Can you get hayfever all year round?

S.A.C. Dip (Diet, Exercise & Fitness), Advanced Human Anatomy & Physiology Level 3
Ask Louise

20 February 2019

Hayfever in winter

Do you ever find yourself sniffing and sneezing into the winter months? Well, this could be a sign of a cold or flu but, equally, there may be reason to suggest that hayfever is to blame. 

  • Early pollination

If the winter months turn out to be particularly mild then conditions are ideal for bulbs and trees to develop quickly. This is likely to cause symptoms much earlier than normal, usually around February/March time.

  • Increasing sensitivity 

In the past it may be the case that you reacted to one particular type of pollen, however, it is common for sensitivities to broaden. As a result, you may now react to different types of pollen and, since different varieties develop at different times, this could trigger symptoms earlier than usual.

  • Pollution

If you live in a polluted area, even a small amount of pollen can do damage. That’s because pollution mixes with pollen to make it stronger.  If you live in a town or city this could explain the onset of hayfever symptoms in the earlier months of the year. 

  • Allergic Rhinitis

On occasion you may experience hayfever-like symptoms in winter that are actually a sign of something else entirely. After all, plants do not pollinate in the colder months so, with the exception of the issues just discussed, the chances of plants being the underlying problem are slim. 

As a hayfever sufferer, you have more chance of developing additional allergies so this may be the underlying problem. Spending more time indoors during winter also means we are more exposed to allergens such as dust mites, animal dander and mould spores. These can cause symptoms such as a blocked nose and itchy skin which are easily confused with signs of hayfever.  

Hayfever in spring

When the temperatures become increasingly mild and the sun begins to show its face, hayfever symptoms are most likely to develop. 

  • Pollination

In the spring and summer months, pollen is released by plants as part of the fertilisation process. Grass pollination usually occurs from mid-May to July, tree pollination is March to mid-May and weed pollination is June to October.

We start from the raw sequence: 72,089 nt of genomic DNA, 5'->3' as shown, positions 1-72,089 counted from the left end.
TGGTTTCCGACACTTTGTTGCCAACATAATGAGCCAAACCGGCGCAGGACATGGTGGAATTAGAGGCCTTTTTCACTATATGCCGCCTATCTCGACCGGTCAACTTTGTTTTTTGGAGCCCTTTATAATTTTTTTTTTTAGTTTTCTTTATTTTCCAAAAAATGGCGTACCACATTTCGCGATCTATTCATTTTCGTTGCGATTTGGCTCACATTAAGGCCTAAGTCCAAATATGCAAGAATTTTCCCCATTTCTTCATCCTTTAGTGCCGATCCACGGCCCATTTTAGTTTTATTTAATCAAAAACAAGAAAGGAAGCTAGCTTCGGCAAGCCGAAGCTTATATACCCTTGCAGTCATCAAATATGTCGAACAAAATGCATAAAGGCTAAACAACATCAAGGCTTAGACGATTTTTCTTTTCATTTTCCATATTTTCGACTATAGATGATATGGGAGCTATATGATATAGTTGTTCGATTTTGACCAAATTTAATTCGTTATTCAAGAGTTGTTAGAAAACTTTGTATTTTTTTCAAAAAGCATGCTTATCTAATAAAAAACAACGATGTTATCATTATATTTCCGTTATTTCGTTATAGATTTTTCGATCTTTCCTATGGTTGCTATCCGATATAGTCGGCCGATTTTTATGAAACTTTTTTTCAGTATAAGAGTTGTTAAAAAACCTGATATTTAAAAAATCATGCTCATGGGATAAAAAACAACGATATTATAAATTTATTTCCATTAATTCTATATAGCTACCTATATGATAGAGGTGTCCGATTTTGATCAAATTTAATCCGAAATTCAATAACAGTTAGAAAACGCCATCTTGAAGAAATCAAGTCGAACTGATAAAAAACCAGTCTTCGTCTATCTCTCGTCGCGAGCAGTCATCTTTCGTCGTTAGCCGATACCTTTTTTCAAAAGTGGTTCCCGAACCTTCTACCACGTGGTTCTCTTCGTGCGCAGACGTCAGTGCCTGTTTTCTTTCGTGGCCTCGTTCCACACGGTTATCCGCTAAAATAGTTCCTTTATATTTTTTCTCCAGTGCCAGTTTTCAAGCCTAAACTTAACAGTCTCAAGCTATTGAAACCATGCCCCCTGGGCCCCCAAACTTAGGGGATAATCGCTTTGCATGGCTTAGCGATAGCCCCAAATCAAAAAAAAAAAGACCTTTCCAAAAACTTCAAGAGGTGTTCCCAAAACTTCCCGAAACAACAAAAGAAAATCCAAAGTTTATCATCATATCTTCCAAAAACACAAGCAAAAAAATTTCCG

My Top Tip:

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Hayfever in summer

As plant fertilization continues into June and July, we can see why one may experience hayfever symptoms into the summer months. There are a few things, however, that can contribute to more severe symptoms at this time. 

  • Heat/humidity

The UK does occasionally experience a rapid rise in temperatures which can cause troublesome hayfever symptoms. In this kind of weather pollen takes on water which causes it to swell and, eventually, burst. At this point lots of mini pollen particles are released into the air and can wreak havoc on our nose, throat and eyes!

  • Summer thunderstorms

Humidity during summer thunderstorms can also cause pollen grains to burst open. As a result, many little pollen grains are dispersed into the air and then easily breathed in.

Hayfever in autumn

Autumn signifies the end of the hayfever season, right? Well, unfortunately, that’s not entirely the case…

  • Pollution

Pollution creates smog that prevents pollen from rising to the upper atmosphere. This means it sticks around much longer than it normally would, so hayfever symptoms can persist out-with the pollination period. 

  • Late pollination

A very cold winter can cause plants and trees to pollinate much later than normal. As the whole process is delayed, hayfever symptoms can occur later in the year.

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Did you know?

What you eat can have a dramatic effect on your hayfever symptoms. While anti-inflammatory and natural anti-histamine foods can help control your symptoms, foods containing dairy and foods rich in sugar can actually make them worse.

7 simple hayfever nutrition tips

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